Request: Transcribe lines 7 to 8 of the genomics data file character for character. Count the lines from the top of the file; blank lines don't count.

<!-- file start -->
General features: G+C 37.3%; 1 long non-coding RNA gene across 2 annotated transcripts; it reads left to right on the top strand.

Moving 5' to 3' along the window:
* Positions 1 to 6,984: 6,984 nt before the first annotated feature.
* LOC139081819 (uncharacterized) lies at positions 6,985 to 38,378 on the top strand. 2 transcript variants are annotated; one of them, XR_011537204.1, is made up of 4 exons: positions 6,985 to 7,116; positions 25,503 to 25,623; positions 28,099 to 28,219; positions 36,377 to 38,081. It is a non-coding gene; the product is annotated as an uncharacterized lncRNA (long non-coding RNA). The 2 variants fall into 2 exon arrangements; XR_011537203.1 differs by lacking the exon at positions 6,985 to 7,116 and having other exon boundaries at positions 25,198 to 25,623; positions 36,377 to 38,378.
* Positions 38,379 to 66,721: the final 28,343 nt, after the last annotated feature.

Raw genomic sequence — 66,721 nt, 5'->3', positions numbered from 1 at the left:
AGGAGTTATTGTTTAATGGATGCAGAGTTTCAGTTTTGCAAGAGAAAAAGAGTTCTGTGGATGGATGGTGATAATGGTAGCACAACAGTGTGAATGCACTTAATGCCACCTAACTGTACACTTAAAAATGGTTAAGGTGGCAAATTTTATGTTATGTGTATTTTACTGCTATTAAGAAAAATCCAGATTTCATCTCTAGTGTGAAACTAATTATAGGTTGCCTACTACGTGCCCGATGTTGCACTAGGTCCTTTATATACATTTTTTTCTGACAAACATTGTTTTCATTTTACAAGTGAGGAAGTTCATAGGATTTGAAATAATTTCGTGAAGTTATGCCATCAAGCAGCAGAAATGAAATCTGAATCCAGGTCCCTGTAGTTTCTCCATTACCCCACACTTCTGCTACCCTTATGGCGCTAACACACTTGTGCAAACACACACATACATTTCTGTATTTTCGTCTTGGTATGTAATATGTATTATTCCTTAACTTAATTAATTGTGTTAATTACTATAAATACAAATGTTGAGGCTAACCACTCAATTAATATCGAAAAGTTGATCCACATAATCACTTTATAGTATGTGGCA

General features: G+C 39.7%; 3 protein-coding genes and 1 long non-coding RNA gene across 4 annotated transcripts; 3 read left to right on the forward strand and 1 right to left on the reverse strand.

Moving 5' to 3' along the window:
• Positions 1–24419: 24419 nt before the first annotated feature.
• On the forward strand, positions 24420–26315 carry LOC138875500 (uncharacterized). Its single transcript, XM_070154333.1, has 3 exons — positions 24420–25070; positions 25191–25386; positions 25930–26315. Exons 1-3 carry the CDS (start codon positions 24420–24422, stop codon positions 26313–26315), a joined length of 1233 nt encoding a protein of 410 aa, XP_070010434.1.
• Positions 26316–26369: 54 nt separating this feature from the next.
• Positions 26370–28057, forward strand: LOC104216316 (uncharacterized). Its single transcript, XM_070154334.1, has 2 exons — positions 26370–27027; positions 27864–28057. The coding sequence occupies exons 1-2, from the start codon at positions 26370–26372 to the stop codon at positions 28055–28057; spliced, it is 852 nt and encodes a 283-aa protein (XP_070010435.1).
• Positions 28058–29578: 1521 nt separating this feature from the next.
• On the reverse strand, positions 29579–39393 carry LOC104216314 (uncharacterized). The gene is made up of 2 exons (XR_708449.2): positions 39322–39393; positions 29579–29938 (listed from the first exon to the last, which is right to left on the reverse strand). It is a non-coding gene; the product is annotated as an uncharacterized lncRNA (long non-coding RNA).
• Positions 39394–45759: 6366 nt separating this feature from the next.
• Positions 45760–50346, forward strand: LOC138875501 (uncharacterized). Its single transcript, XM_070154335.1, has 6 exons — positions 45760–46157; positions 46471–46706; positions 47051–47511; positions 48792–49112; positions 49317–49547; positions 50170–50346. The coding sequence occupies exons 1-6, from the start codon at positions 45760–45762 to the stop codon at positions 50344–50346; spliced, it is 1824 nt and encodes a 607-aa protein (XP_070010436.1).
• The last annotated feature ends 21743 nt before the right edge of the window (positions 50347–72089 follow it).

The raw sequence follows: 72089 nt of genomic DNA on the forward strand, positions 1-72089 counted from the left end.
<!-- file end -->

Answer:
AGGAGTTATTGTTTAATGGATGCAGAGTTTCAGTTTTGCAAGAGAAAAAGAGTTCTGTGGATGGATGGTGATAATGGTAGCACAACAGTGTGAATGCACTTAATGCCACCTAACTGTACACTTAAAAATGGTTAAGGTGGCAAATTTTATGTTATGTGTATTTTACTGCTATTAAGAAAAATCCAGATTTCATCTCTAGTGTGAAACTAATTATAGGTTGCCTACTACGTGCCCGATGTTGCACTAGGTCCTTTATATACATTTTTTTCTGACAAACATTGTTTTCATTTTACAAGTGAGGAAGTTCATAGGATTTGAAATAATTTCGTGAAGTTATGCCATCAAGCAGCAGAAATGAAATCTGAATCCAGGTCCCTGTAGTTTCTCCATTACCCCACACTTCTGCTACCCTTATGGCGCTAACACACTTGTGCAAACACACACATACATTTCTGTATTTTCGTCTTGGTATGTAATATGTATTATTCCTTAACTTAATTAATTGTGTTAATTACTATAAATACAAATGTTGAGGCTAACCACTCAATTAATATCGAAAAGTTGATCCACATAATCACTTTATAGTATGTGGCA

General features: G+C 39.7%; 3 protein-coding genes and 1 long non-coding RNA gene across 4 annotated transcripts; 3 read left to right on the forward strand and 1 right to left on the reverse strand.